Sunday, March 27, 2011

No win, no fee firms eye mis-sold mortgage compensation market | Money | The Observer

No win, no fee firms eye mis-sold mortgage compensation market | Money | The Observer

"Citizens Advice also advises homeowners to think twice before unnecessarily signing up with a claims company. "Up until 2008 we were seeing lots of evidence of irresponsible lending – people being lent mortgages they could never properly afford and unsuitable lending with people being given products that weren't necessarily right for them – and a lot of the problems were driven by intermediaries," says Citizens Advice's social policy officer Peter Tutton. "It was only a matter of time before the claims management industry started moving in."

An FOS spokeswoman points out that its complaints service is free if a consumer has first made a complaint to the lender or intermediary but is unhappy with the response: "Consumers don't need to pay to get their complaint resolved. If they choose to use a claims company, or other third party, the ombudsman service will deal with the complaint in exactly the same way."

If only it were so simple. Many people are unaware of the problem.

http://www.saverjustice.co.uk

Thursday, March 24, 2011

The cost of advice - and what you need to know - Investing Strategy - Mindful Money

The cost of advice - and what you need to know - Investing Strategy - Mindful Money

I joined the financial services in 1985, it was like the Wild West back then!

Naively I welcomed regulation in 1987, I thought it would get rid of the cowboys but they rode on by as if nothing had happened.. I should have read what Mike Fenwick was saying, so should everyone else.

The rest is history.

I tried to defend IFAs via the IFA Defence Union, many were indefensible. Now I am regulated by the Ministry of Justice in respect of regulated claims management activities, consumer detriment is big business and I know this one inside out, I hadn't realised how big until recently. Around half of the claims I handle are against advisers who are already RDR compliant, they charge fees, they have all the qualifications but they still make a hash of it.

The regulators tell me they don't have the 'resources' or the 'tools' to do the job so they keep making new rules and regulations with yet more gaps, unfortunately the incompetent, the negligent and the downright unscrupulous will carry on as before.

In my ever so 'umble opinion the only thing the RDR will do for consumers is reduce choice, for me it will be easier to find more large cases than before. I am grateful for the work but I feel sorry for the consumers, particularly those who fail to complain or have their complaint fail without just cause.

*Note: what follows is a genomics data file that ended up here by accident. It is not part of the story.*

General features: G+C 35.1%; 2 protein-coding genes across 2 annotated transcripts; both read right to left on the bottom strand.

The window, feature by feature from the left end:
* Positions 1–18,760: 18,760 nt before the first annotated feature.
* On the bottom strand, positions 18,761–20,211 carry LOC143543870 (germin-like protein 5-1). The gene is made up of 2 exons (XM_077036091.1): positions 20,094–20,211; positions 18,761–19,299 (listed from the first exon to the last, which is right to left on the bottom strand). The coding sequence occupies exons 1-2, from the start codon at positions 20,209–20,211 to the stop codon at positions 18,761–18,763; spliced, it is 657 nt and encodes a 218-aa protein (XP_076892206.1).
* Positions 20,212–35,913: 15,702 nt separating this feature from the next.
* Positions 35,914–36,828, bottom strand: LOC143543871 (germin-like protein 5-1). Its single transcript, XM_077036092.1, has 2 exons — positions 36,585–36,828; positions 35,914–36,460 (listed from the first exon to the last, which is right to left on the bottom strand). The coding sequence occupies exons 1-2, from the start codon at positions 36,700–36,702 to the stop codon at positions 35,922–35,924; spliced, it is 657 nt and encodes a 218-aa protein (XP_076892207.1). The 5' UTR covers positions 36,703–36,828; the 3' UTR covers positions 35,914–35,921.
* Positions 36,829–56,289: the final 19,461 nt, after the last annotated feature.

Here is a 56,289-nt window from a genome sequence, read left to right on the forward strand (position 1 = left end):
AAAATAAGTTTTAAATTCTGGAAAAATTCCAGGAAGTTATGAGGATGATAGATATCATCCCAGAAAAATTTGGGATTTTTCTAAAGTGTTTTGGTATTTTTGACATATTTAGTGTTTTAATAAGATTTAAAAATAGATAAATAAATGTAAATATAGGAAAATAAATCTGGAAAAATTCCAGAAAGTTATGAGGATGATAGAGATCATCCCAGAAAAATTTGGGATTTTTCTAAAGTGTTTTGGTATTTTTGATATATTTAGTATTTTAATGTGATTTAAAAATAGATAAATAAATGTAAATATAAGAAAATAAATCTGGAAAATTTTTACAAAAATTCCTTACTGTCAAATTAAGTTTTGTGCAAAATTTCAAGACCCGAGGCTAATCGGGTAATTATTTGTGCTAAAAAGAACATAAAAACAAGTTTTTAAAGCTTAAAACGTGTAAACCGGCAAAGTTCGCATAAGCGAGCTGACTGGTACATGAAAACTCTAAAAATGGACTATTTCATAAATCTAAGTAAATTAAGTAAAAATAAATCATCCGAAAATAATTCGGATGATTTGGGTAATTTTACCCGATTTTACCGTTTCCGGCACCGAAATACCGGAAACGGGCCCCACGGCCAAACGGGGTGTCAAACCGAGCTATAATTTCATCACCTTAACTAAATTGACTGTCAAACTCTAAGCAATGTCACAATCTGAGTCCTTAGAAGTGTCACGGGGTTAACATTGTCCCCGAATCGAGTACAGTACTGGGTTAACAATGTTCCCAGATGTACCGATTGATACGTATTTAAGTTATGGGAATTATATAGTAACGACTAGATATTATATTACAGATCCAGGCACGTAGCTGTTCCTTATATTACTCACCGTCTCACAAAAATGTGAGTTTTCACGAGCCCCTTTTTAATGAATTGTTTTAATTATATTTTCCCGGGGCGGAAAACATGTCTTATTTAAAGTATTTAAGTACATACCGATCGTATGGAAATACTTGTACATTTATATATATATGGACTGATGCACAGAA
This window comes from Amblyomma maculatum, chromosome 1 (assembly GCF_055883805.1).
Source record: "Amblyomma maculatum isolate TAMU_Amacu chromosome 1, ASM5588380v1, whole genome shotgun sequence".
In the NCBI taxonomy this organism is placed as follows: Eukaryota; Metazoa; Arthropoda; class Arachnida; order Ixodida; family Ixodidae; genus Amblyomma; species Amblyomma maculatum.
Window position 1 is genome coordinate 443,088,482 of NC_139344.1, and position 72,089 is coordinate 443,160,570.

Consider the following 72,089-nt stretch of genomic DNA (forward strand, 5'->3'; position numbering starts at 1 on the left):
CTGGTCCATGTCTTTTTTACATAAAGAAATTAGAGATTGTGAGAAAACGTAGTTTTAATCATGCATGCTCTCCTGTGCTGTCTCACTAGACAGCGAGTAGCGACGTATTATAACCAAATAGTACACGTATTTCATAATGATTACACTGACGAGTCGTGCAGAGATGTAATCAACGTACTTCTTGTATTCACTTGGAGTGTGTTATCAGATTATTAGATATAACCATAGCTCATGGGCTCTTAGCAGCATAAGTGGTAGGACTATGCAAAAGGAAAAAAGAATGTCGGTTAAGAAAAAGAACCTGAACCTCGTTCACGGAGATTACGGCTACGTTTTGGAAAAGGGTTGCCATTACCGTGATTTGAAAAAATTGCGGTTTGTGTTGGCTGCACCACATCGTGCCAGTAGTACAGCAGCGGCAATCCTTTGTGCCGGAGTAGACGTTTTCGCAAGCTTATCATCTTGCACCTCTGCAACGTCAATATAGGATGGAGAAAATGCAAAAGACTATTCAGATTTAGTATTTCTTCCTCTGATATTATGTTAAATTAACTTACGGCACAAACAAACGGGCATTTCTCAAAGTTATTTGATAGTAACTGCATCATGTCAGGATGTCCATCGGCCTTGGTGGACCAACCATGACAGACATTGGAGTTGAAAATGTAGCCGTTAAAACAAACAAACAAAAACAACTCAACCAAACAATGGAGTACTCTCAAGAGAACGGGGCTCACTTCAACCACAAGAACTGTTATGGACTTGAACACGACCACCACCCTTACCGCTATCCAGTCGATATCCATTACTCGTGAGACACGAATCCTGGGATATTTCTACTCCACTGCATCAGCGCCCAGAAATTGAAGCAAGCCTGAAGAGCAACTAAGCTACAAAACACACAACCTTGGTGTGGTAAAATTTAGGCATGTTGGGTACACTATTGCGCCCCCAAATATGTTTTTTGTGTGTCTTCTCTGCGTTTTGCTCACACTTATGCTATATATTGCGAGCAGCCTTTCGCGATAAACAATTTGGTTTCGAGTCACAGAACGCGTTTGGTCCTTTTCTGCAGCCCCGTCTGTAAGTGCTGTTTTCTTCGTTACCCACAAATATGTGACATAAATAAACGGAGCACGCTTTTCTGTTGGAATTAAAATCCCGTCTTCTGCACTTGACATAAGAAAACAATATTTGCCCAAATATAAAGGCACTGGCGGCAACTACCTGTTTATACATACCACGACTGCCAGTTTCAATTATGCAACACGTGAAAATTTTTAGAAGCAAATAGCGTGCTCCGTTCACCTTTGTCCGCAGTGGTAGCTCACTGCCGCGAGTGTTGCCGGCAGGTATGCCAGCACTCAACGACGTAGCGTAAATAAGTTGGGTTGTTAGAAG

Wednesday, March 23, 2011

FSA chief Hector Sants sees pay package soar | Business

FSA chief Hector Sants sees pay package soar | Business

How will the FSA staff be integrated with the BofE when they earn so much more?

Break-up plans force FSA to accept limits - Business News, Business - The Independent

Break-up plans force FSA to accept limits - Business News, Business - The Independent

Head count 4,000!!! Good grief, there will never be enough adept regulators to do the impossible, preventing consumer and taxpayer detriment that is, they may mean well but they can't see the wood for the trees. For example, it is sad that they feel so unpopular that all visitors have their bags scanned for weapons and explosives, until recently they hadn't thought about the possibility that such items could be hidden on the person. Sums it all up really.

Regulation as we know it is doomed to failure time and time again, we hear that lessons are learnt but we see no evidence other than more and more rules and regulations, and the gaps in between.

Anybody remember the Snoopy cartoon? "Nobody listens"

Thursday, March 17, 2011

No silver bullet to prevent financial crises, says FSA chairman Lord Turner - Telegraph

No silver bullet to prevent financial crises, says FSA chairman Lord Turner - Telegraph

Is regulation the cause of financial crises? We see regulation (and regulators) increase in number daily while each crisis gets bigger than the last one. So, what is the point of it all? It doesn't seem to matter how big or how powerful the regulator is it can't stop the crises. I am sorry to have to disappoint you Adair but it hasn't worked, it isn't working and it won't work because you don't listen, hence the "Collective Intellectual Failure" described by Clive. Where is he now?

I thank you for supplying people like me with new business, consumer detriment will be paying my bills until I breathe no more

What next for the FSA? - Telegraph

What next for the FSA? - Telegraph

Unless they replace the Financial Services and Markets Act 2000 I can't see how it will work effectively, all sticky tape and elastic bands. It is a badly drafted Act which was thrown together in panic, 1,200 amendments with little Parliamentary scrutiny and at the 12th hour guess what..... a Henry VIII clause! And what is more it is in conflict with other legislation...

Sunday, March 13, 2011